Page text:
“While I was doing both of my degrees and a little bit after, I would occasionally write a short story and send it off. In those days I didn’t think of myself as a genre writer, though I had grown up reading science fiction and fantasy; I was a literary writer. I wrote some stories and a few of them miraculously got published. I had no idea what I was doing, and I thought you were supposed to send stories to one or two places, and if they got rejected, that was it – they were bad. I had no idea you could keep sending things out. I don’t even know how I got anything published. Then I took some time off from fiction for a little while.
“Around 2007, I started to think, ‘Why don’t I write what I like to read? Why don’t I start writing some genre fiction?’ The second epiphany I had was that maybe I should learn how to write. I grew up with this feeling that writing ability was innate, either you have it or you don’t, and you don’t interfere with the muse, it just comes to you. Then I thought, ‘Maybe that’s crap. Maybe I should learn what I’m doing.’ I started to take some courses and read some books, and did a correspondence course in creative writing through Humber College in 2007. They have a novelist who’s a mentor, and over the course of several months you send them bits of your novel and they respond with feedback. My mentor was Paul Quarrington, a wonderful Canadian novelist who died in 2010. He was so helpful to me. His books are great and he was a wonderful man. I still have his emails and I refer to them all the time, because he really got what I was trying to do, and helped me to understand how my habits are strengths, but can also be weaknesses if I don’t recognize them. I started trying to work on my craft, and trying to really focus. I wrote shorter fiction to learn how to tell stories, because I had novels in the trunk that were just long stretches of words with no story there. I had to learn the basics of storytelling. I’d always written, but I had to realize I wanted to write science fiction and fantasy, and that I had to learn how to do that, and not just assume the words would come from on high somehow. That really changed things for me.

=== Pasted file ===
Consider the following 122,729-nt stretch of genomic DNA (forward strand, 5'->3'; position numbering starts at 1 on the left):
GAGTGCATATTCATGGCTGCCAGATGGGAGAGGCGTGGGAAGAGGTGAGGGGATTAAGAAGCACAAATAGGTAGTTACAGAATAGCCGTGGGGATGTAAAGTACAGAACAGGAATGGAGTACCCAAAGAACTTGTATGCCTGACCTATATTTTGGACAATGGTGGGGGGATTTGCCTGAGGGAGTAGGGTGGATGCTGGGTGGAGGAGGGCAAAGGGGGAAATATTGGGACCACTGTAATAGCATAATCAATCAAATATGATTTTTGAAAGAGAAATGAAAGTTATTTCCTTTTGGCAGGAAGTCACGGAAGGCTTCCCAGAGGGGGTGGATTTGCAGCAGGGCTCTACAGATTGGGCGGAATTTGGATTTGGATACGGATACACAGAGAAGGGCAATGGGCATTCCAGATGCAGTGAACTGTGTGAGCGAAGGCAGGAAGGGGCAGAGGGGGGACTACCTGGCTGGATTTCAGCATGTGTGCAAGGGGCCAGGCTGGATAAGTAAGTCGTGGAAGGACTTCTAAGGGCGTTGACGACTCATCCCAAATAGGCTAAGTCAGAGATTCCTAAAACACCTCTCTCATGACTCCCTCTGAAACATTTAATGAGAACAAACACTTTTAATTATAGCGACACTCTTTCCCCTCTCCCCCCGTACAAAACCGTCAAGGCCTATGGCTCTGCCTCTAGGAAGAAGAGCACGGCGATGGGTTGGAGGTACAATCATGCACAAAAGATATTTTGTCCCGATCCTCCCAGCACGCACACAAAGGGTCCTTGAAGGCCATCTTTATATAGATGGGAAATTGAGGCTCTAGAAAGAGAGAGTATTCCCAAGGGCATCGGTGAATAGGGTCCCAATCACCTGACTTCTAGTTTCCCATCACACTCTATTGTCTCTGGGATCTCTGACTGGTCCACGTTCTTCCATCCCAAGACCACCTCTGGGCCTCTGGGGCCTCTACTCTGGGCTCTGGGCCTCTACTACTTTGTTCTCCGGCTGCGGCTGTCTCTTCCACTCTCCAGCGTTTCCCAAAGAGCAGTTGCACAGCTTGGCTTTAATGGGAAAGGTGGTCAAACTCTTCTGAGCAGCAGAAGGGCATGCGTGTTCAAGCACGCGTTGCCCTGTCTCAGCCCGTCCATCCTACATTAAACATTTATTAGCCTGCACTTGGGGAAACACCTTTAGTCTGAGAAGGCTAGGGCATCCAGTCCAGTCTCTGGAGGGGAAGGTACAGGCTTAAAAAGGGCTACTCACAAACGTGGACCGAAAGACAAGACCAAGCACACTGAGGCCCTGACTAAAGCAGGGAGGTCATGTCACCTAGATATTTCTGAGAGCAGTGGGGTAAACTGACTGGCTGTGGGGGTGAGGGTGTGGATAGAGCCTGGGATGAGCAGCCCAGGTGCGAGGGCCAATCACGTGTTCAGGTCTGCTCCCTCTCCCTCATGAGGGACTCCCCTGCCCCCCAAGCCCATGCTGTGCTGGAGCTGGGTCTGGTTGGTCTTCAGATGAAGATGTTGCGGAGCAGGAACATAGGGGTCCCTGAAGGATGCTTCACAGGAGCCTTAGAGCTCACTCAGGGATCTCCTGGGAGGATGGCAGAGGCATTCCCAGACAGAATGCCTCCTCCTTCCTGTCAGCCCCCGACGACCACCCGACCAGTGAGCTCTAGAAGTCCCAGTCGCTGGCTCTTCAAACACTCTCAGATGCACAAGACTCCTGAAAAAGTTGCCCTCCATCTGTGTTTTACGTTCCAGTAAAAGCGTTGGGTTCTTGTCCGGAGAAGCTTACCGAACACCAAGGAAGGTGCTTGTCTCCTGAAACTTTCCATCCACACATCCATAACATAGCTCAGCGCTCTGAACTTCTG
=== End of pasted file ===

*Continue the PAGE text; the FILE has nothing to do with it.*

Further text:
“Near the end of 2012, I started to sell short stories. The first one I sold was ‘We Take Care of Our Own’, to an anthology called Blood and Water by Bundoran Press. The editor is now a friend of mine. In 2013 I sold several short stories and became a member of SFWA, and the following year I signed with my agent, Jennie Goloboy at Donald Maass. That’s when it all started to fall into place.
“The first full novel I finished was a contemporary, coming-of-age Canadian story, and then I wrote a straight historical fiction novel. The third one I wrote in 2007 was historical fantasy. I don’t know where I got this idea that to be a serious writer you have to be a literary writer and you can’t write science fiction and fantasy. I don’t think I even would have said that out loud, and I don’t think I thought that about any other writers. I just had this deep-seated feeling that SF wasn’t serious enough, somehow, even though that’s ridiculous. Now I hate that idea. I don’t know what triggered my epiphany. I think it was just growing up at some point and realizing, ‘This is who I am, and this is what I want to write.’ That worked for me.
“Novels are what I always wanted to do and where my heart really is. To me, holding the book that you wrote in your hands is the greatest thing in the world. I also love short fiction, especially after several years spent focusing on that in order to get better. I do still write short fiction, but I don’t get to it as much as I’d like anymore; stories are what I do when I’m taking a break from a long project.
“The first thing I did as part of the SF community was Worldcon in Montreal in 2009, and I went in a hybrid capacity as a journalist and a fan. I was going to go anyway, because I was a fan of Neil Gaiman and he was the guest of honor. I didn’t really know much about Worldcon at the time. I was not clued into that world at all. I went and saw some people from Ottawa there and also met Cheryl Morgan for the first time. I was talking to her about the difference between a fan and a reader – I didn’t understand what fandom was all about, and that’s where I started to get interested in the community more. I realized I could find my people at these events. Since I knew some people from Ottawa because of Worldcon, I started to go to more things in Ottawa – particularly Can-Con, our local convention every year. The Can-Con community is the core of Ottawa fandom, and then it goes out from there. I also joined a writer’s group called the East Block Irregulars. I had a critique group all of a sudden, and I had a convention every year, and eventually I had a quarterly reading series I attended. Partly I was keying into things, and partly Ottawa’s community was going through a renaissance at that period. We have this wonderful community now, and for a city that size, it’s amazing how strong it is.”
Interview design by Francesca Myman. Photo by Arley Sorg.
Read the full interview in the April 2020 issue of Locus.